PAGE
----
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Commentary | COLUMN LEFT/ ROBERT SCHEER

Listen to the Polls, not the Politicians

The media have become allies to those who would trivialize elective politics.

September 29, 1998|ROBERT SCHEER | Robert Scheer is a Times contributing editor

What will it take for the top dogs in the media to admit that they got it wrong? Never has there been such a gap separating the blustery pontificators who insist on exploiting Monicagate from the public that doesn't buy it.

A stunning 78% of those polled by the New York Times-CBS stated that "the time, effort and money" spent on Kenneth Starr's investigation of Clinton hasn't "been worth it." But what was a waste of $45 million in taxpayer money was an enormous boon to the business of journalism.

The media are invested in the scandal for reasons compelling to profits and careers but not to the well-being of the country. It's true that an audience can be found for tales relating to sex and it's understandable, if not admirable, that the media have pandered to our most vulgar instincts by exploiting each salacious twist in Starr's soap opera. But don't blame the public when it refuses to accept the significance of that "news" as being a sound basis for demanding the resignation of the president, as more than 80 newspapers have done.

Ironically, the same news organizations that spend enormous amounts on surveys to determine what their readers and viewers want now insist that the public's judgment as to what it wants from a president is all wrong.

In the process, these elite journalists undermine the basic ideal of representative democracy. They deny the citizenry's right to define the public policy agenda and insist that the public is wrong to "only" care about the economy. Even if that simplistic denigration were true, do we the people not have a right to put the economic security of our families at the top of the public agenda? What news organization doesn't put its balance sheet first?

But the polls indicate that the public is making an even more profound statement: that private should be separate from public and a chief executive must be judged primarily by how well he executes the public business.

Clinton's private life was a much-analyzed issue in his two successful runs for the presidency, and clearly the two-thirds of Americans who in virtually every poll now say that they approve of his performance as president got what they wanted. They are saying they elected a president and not a husband, and while Clinton may be a bust in the eyes of those media leaders whose outrage implies that no one in their crowd has ever strayed from their vows, the public just doesn't care.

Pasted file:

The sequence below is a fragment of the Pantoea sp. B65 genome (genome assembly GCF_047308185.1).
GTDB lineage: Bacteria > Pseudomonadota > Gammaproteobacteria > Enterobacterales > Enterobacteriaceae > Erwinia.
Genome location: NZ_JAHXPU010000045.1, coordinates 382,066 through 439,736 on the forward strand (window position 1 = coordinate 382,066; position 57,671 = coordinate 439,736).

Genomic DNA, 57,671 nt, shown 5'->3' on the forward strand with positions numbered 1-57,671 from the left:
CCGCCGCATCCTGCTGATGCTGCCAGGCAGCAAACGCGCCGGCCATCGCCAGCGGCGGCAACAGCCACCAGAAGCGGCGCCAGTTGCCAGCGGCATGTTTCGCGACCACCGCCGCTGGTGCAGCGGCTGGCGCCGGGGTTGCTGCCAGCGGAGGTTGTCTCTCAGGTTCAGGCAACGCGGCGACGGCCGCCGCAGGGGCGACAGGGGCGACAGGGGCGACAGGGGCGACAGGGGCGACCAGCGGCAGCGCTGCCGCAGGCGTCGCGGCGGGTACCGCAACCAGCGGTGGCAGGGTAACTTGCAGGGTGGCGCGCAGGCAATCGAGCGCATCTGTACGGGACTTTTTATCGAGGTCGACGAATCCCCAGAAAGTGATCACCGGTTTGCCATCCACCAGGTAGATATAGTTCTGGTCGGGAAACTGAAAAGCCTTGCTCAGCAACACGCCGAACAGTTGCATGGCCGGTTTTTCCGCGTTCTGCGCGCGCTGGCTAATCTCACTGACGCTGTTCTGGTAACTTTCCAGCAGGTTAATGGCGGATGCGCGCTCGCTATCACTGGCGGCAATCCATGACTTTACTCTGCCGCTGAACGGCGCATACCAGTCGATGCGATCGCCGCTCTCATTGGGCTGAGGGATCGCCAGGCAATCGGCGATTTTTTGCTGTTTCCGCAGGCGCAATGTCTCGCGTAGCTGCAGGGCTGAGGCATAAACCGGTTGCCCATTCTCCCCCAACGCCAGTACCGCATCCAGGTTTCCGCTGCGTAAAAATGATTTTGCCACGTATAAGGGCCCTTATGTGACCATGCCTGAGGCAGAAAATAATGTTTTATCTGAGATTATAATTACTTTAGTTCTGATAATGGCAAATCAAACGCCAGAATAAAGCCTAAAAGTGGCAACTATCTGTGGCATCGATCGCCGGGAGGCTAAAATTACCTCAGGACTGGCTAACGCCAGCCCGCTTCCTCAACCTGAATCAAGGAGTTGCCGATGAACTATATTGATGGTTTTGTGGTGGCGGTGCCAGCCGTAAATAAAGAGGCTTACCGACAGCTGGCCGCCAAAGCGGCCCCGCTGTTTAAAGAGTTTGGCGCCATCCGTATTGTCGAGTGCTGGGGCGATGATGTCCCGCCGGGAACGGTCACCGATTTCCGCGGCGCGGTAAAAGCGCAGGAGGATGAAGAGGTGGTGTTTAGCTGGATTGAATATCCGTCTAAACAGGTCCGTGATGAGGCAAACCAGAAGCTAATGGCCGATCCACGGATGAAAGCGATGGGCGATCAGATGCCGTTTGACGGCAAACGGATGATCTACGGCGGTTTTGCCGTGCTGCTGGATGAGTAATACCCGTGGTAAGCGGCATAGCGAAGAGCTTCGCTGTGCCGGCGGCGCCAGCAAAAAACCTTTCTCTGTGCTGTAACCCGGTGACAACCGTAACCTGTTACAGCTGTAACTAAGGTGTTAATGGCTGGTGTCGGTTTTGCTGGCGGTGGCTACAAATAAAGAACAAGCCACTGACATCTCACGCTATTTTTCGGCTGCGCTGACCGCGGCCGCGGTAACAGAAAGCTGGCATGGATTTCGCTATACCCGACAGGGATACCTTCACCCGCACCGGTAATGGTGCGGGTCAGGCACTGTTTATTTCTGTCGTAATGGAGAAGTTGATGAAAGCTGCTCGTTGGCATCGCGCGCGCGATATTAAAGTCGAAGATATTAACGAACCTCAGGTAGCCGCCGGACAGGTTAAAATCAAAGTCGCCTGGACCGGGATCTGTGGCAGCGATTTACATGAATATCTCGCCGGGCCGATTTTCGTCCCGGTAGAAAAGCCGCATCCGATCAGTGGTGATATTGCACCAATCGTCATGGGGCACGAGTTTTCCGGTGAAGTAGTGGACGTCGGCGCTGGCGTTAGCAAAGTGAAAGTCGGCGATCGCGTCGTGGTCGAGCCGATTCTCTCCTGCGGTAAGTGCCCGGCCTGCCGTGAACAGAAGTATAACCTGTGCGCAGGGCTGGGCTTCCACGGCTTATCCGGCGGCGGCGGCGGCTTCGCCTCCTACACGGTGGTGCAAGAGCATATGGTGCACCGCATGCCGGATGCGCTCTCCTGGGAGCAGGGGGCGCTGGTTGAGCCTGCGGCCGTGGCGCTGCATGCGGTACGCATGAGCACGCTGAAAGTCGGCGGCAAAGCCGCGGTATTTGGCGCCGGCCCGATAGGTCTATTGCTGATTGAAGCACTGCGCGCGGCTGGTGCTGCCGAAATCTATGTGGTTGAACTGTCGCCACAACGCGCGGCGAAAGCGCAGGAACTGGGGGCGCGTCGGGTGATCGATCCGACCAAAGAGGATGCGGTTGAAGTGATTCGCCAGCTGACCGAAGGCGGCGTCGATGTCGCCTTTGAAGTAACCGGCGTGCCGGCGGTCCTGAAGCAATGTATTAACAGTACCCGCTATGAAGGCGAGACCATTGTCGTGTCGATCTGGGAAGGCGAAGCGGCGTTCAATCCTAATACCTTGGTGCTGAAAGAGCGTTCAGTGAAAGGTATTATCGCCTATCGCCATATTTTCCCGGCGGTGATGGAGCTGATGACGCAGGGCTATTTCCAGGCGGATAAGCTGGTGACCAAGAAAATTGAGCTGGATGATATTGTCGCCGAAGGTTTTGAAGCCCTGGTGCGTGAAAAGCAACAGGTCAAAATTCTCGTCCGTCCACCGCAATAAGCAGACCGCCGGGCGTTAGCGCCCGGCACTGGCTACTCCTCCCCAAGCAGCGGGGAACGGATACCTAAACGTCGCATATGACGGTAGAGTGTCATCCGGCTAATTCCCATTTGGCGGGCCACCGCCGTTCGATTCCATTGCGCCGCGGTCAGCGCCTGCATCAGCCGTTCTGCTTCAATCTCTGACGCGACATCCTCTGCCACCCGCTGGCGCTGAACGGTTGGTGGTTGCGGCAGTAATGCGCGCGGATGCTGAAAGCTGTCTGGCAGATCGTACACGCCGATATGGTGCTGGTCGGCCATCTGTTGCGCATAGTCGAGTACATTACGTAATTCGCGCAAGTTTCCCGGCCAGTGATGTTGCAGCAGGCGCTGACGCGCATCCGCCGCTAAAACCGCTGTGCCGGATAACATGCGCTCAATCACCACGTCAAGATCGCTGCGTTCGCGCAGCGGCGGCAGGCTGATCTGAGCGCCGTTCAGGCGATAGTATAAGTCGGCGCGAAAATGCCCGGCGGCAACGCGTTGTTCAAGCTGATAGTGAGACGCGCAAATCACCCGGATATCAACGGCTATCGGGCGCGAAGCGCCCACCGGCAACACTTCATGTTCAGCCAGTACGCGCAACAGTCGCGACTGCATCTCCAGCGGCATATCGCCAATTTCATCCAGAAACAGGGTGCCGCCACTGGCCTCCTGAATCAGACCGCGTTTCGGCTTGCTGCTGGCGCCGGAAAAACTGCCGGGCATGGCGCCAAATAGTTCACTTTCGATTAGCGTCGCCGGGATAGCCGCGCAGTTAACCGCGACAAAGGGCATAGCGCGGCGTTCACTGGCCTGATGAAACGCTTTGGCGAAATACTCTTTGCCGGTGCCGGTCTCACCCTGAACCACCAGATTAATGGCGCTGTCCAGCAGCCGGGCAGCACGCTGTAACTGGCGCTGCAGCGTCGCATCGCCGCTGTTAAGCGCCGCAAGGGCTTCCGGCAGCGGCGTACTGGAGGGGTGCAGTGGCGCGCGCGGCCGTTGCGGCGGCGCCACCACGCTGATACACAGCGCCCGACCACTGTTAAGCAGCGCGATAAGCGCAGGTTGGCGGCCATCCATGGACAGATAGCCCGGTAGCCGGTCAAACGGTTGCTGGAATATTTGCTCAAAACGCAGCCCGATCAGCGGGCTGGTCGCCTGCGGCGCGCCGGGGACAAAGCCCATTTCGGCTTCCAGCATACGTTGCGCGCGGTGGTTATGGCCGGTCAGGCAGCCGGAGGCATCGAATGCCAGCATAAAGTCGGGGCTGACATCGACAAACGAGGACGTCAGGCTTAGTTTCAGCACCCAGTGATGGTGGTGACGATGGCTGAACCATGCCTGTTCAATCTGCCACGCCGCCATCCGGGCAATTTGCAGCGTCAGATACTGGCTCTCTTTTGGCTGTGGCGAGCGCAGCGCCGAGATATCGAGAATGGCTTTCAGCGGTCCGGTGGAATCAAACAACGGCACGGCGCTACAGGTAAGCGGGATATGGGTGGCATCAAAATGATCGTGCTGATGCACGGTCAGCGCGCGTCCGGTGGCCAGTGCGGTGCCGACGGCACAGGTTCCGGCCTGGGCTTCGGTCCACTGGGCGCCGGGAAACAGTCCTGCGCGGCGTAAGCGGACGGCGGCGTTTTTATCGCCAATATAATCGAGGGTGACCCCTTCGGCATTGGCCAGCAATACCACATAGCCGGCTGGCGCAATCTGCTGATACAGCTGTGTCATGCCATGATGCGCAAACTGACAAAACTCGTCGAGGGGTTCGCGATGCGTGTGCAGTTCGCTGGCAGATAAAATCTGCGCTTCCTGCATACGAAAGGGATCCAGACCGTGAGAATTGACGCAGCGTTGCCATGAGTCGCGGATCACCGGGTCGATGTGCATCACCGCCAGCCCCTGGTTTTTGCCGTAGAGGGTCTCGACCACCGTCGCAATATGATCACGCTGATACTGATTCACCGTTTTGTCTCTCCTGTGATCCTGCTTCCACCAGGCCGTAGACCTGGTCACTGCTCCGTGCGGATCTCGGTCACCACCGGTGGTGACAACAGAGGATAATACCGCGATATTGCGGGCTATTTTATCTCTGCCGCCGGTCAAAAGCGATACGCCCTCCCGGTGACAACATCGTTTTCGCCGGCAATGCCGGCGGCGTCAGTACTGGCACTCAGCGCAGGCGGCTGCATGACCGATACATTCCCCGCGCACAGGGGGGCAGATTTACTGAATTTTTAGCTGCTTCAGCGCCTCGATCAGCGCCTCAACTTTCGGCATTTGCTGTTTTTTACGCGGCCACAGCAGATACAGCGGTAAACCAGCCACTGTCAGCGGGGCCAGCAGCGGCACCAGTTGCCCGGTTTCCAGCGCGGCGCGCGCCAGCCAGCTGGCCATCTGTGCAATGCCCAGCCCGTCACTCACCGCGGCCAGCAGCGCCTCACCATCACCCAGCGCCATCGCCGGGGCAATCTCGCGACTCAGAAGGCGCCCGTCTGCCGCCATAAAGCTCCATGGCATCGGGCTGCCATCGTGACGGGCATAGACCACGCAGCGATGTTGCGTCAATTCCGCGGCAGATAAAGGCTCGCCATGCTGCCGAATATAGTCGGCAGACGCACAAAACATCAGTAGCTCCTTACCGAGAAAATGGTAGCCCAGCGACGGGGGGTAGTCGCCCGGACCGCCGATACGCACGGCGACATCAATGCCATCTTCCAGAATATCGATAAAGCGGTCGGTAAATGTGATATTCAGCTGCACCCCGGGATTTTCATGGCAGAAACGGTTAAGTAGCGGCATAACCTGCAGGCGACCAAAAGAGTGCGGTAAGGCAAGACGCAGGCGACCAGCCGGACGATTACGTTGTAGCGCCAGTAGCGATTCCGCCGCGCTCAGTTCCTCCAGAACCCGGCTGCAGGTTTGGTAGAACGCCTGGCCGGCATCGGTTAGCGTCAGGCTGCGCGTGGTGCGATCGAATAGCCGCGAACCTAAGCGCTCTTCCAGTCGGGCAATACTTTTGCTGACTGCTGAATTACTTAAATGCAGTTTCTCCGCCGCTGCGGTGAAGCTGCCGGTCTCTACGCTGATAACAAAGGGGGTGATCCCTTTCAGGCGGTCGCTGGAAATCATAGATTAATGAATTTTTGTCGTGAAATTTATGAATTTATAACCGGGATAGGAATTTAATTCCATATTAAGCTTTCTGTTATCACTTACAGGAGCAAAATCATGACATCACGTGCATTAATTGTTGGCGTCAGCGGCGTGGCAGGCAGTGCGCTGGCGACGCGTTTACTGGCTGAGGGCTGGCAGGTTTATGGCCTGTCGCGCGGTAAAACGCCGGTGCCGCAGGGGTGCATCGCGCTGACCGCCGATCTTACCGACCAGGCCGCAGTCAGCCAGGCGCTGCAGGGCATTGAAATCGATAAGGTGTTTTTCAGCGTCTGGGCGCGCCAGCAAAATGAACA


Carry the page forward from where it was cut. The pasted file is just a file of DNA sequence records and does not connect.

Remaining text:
In the New York Times-CBS poll, 76% said a president's ability to manage the government or his positions on issues are more important to rating how a president is doing his job than "moral values." That's the big story the media have missed.

The poll results represent a stunning rebuke to right-wingers like Jerry Falwell, Pat Robertson and the drug-czar-turned-morals-policeman Bill Bennett, who have sought to turn serious debate about public policy into a morality play of their design.

How easy it has been to hector about virtue while ignoring pressing moral issues of tobacco-induced cancer, tax breaks for the rich while 43.4 million Americans lack health insurance and an increase in the minimum wage. Is it un-Christian to demand that anyone who works full-time be paid a living wage? The pope doesn't think so.

It is time to end this farce. While the Republicans diddle with the details of Clinton's personal life, too many issues are left hanging that will have serious consequences for our future, including the proper management of the world financial crisis. Clinton deserves to be criticized; he dropped the issue of health care, and the much-ballyhooed welfare reform he approved is responsible for a good number of the additional 1.7 million Americans now without health coverage because they were pushed out of the Medicaid program.

But Clinton also had major successes. The most recent figures indicate the persistently strong economy has finally brought about a reduction in the number of Americans living in poverty, boosted real wages and protected the economic interests of average Americans, while their counterparts in much of the world are being swamped.

The election coming up should be a forum for how Clinton is doing. But the right wing is attempting to short-circuit the process with this endless Lewinsky nonsense. Unfortunately the media, with its appetite for gossip, have become allies to those who would trivialize elective politics. Hopefully, the polls are right and this assault on democracy will backfire.

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